Copyright 2021 NPR. To see more, visit https://www.npr.org.

RACHEL MARTIN, HOST:

President Biden holds his first solo press conference today after 64 days in office.

STEVE INSKEEP, HOST:

Copyright 2021 NPR. To see more, visit https://www.npr.org.

STEVE INSKEEP, HOST:

Of the people shot at a Boulder, Colo., supermarket, the youngest was 20, the oldest 65.

RACHEL MARTIN, HOST:

Copyright 2021 NPR. To see more, visit https://www.npr.org.

STEVE INSKEEP, HOST:

The first thing to know and remember about a mass shooting in Colorado is that it's early and not all the facts are in.

NOEL KING, HOST:

Copyright 2021 NPR. To see more, visit https://www.npr.org.

NOEL KING, HOST:

A coronavirus vaccine that is already being used all over the world might be available soon in the U.S.

STEVE INSKEEP, HOST:

Updated March 22, 2021 at 11:48 AM ET

Georgia Republican lawmakers have backed off of a proposal that would have curtailed early voting on Sundays in the state.

Sunday voting is especially important for congregants in Black churches, which regularly hold "souls to the polls" events after Sunday services.

People who saw the funeral of Supreme Court Justice Ruth Bader Ginsburg last year might recall an image: Many of the lawyers who served as her clerks over the years attended the moving of the casket.

One of those clerks standing in front of the Supreme Court building was Amanda Tyler.

As hopes increase that life will soon get back to normal, there's one pandemic ritual that a lot of kids and parents are going to miss.

A year ago, as the coronavirus began to rage, fitness instructor Joe Wicks, known as The Body Coach, started a daily exercise class for kids on YouTube called "PE With Joe." The idea was to help children stay active during the lockdown.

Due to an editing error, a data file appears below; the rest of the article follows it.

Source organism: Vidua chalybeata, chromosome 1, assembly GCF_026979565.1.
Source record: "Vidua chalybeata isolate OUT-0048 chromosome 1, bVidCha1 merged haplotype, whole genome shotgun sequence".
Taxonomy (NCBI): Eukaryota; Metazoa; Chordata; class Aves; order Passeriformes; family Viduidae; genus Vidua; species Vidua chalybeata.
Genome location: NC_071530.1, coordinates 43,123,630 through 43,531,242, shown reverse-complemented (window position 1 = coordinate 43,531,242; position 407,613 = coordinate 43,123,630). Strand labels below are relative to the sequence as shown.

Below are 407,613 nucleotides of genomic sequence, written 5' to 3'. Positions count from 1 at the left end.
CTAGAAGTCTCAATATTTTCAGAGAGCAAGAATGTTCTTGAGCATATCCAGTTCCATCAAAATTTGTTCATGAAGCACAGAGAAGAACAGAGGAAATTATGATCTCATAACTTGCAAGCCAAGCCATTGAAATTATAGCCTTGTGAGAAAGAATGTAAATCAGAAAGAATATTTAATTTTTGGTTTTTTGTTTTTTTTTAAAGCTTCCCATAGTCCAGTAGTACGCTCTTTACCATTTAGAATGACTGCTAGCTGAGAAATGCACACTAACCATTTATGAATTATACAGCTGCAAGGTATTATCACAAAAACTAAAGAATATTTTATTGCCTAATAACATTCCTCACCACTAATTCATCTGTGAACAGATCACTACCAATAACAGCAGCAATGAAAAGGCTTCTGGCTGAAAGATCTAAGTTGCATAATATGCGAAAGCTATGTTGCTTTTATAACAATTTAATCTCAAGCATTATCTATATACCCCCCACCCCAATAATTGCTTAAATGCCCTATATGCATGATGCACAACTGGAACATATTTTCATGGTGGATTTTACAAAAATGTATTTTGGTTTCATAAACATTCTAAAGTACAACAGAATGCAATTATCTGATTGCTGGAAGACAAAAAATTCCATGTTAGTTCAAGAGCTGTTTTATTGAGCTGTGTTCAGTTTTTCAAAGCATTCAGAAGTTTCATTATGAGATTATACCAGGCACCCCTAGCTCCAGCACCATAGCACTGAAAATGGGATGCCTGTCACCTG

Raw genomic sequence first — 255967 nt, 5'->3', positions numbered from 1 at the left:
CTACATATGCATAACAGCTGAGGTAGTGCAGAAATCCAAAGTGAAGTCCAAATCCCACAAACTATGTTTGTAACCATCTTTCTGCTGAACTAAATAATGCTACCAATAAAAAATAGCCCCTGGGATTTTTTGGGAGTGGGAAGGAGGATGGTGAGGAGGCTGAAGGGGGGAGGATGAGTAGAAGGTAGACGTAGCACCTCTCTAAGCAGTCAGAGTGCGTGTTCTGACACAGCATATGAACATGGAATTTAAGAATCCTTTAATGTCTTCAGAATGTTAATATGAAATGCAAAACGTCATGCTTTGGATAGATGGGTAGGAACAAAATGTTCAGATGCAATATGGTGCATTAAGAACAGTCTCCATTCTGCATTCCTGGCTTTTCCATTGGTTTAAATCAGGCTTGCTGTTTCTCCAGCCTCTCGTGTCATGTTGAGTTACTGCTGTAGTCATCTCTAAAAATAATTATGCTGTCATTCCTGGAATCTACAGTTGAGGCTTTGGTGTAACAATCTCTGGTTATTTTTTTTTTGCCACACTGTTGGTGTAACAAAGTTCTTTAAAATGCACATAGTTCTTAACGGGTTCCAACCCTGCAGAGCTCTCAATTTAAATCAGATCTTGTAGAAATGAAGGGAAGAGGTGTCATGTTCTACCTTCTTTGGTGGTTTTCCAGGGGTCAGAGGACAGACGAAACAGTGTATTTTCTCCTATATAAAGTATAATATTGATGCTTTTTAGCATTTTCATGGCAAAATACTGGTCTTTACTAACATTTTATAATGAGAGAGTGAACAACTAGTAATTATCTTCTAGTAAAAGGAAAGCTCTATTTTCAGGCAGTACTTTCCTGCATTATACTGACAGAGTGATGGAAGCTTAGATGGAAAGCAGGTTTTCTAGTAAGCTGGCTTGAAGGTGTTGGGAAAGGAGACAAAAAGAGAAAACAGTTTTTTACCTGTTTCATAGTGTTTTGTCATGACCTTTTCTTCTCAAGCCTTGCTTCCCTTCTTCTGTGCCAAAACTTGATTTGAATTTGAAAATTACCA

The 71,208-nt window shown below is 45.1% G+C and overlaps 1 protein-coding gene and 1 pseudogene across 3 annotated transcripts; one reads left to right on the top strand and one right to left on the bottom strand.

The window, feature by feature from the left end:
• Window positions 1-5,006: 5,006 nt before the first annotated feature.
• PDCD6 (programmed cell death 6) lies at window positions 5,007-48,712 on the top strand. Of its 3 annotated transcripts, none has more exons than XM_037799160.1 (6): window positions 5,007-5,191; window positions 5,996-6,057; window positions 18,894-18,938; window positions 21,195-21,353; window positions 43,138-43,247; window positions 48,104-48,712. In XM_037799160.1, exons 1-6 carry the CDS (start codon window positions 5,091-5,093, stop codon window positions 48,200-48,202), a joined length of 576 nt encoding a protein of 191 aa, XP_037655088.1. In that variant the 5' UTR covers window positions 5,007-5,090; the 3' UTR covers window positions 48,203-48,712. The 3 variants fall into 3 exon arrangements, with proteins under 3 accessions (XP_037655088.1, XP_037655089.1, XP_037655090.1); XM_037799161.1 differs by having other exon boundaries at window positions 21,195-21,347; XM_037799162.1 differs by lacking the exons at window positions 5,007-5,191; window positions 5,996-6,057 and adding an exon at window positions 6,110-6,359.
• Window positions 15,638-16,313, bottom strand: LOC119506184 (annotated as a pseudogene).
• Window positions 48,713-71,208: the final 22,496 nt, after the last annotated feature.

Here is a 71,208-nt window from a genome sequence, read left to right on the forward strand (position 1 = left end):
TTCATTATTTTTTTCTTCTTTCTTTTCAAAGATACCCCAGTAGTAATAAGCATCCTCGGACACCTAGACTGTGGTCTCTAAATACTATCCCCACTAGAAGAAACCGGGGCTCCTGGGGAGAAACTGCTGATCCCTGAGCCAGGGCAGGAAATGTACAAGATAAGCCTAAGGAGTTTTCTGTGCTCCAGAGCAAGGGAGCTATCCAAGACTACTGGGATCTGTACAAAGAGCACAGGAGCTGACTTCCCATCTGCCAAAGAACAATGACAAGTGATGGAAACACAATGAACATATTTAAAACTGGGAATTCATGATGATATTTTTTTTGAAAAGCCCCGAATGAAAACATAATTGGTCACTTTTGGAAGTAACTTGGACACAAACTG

Copyright 2021 NPR. To see more, visit https://www.npr.org.

NOEL KING, HOST:

One of President Biden's top priorities is getting schools open for in-person learning.

STEVE INSKEEP, HOST:

Copyright 2021 NPR. To see more, visit https://www.npr.org.

STEVE INSKEEP, HOST:

President Biden moved up the timeline for having enough vaccine on hand for every adult in this country.

NOEL KING, HOST:

Copyright 2021 NPR. To see more, visit https://www.npr.org.

STEVE INSKEEP, HOST:

Republican-led legislatures in dozens of states are moving to change election laws in ways that could make it harder to vote.

Many proposals explicitly respond to the 2020 election: Lawmakers cite public concerns about election security — concerns generated by disinformation that then-President Donald Trump spread while trying to overturn the election.

Copyright 2021 NPR. To see more, visit https://www.npr.org.

STEVE INSKEEP, HOST:

Vaccination speed and racial equity don't always go hand in hand. Congressional hearing will delve into Capitol insurrection. Damaging winter storm delivers another blow to communities of color.

Democrats did not do as well in the 2020 Election with Latino voters as they had hoped they would — particularly in South Florida, where the Latino vote is crucial. So what happened?

Copyright 2021 WNYC Radio. To see more, visit WNYC Radio.

RACHEL MARTIN, HOST:

Confirmation hearings begin Monday for Attorney General nominee Merrick Garland. The U.S. will reach another grim COVID-19 record. For Texans who have electricity, that good fortune is costing them.

Pages